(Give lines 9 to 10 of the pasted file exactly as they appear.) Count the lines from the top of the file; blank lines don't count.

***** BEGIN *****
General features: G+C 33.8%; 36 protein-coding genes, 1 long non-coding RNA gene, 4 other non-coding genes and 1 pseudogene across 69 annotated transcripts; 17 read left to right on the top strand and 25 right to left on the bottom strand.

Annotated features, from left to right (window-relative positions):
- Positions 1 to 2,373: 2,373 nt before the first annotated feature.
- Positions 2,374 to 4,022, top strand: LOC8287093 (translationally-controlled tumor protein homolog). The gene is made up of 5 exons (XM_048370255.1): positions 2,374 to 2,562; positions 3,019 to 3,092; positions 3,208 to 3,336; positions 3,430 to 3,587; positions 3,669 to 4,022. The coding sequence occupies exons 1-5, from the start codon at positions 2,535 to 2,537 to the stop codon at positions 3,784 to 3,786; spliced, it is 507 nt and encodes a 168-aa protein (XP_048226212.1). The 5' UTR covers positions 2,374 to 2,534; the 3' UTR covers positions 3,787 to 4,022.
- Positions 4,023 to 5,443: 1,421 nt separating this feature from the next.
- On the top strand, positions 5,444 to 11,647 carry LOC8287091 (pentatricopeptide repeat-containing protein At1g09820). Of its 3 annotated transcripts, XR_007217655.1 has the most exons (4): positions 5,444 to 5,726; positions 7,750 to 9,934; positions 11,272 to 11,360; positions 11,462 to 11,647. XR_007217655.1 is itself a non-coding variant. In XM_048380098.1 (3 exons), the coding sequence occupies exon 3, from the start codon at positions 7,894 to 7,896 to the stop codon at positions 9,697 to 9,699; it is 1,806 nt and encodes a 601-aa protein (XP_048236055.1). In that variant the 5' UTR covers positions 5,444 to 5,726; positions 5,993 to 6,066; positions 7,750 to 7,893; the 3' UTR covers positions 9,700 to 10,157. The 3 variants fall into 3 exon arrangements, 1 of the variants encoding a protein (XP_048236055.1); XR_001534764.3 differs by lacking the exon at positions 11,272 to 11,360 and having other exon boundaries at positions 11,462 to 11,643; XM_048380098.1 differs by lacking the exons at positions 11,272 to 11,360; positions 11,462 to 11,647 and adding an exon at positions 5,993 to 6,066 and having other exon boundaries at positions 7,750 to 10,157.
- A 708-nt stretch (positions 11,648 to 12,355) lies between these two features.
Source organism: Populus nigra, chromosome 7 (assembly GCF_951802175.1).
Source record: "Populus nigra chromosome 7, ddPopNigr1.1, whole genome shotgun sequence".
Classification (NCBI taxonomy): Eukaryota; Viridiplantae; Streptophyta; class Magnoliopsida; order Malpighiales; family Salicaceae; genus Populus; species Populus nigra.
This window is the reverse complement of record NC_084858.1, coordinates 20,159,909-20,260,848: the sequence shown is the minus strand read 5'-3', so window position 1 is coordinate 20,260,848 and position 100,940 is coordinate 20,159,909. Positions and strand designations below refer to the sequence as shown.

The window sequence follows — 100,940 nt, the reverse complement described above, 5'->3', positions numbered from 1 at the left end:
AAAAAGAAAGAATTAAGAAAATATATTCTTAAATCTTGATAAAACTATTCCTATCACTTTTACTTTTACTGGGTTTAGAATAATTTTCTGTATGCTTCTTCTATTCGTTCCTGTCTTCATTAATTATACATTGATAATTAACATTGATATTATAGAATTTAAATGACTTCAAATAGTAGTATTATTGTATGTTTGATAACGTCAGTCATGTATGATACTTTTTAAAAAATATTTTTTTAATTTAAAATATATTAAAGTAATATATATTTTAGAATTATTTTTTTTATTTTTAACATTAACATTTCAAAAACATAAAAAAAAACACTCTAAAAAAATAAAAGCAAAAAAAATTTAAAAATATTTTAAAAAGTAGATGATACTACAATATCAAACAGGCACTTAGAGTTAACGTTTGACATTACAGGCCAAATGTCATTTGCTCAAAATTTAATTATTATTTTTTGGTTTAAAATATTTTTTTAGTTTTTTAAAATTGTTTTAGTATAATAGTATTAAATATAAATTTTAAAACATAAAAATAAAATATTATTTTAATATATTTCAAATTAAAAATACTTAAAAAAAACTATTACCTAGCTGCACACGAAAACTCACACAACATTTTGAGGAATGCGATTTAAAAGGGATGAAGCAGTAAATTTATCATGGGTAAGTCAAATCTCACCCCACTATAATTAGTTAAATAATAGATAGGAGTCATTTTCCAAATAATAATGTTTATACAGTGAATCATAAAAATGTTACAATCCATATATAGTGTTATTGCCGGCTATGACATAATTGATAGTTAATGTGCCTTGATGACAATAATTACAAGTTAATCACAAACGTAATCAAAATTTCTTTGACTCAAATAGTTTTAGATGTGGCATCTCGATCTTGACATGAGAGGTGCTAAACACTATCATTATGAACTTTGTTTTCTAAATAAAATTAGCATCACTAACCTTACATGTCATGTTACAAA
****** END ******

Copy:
Source record: "Populus nigra chromosome 7, ddPopNigr1.1, whole genome shotgun sequence".
Classification (NCBI taxonomy): Eukaryota; Viridiplantae; Streptophyta; class Magnoliopsida; order Malpighiales; family Salicaceae; genus Populus; species Populus nigra.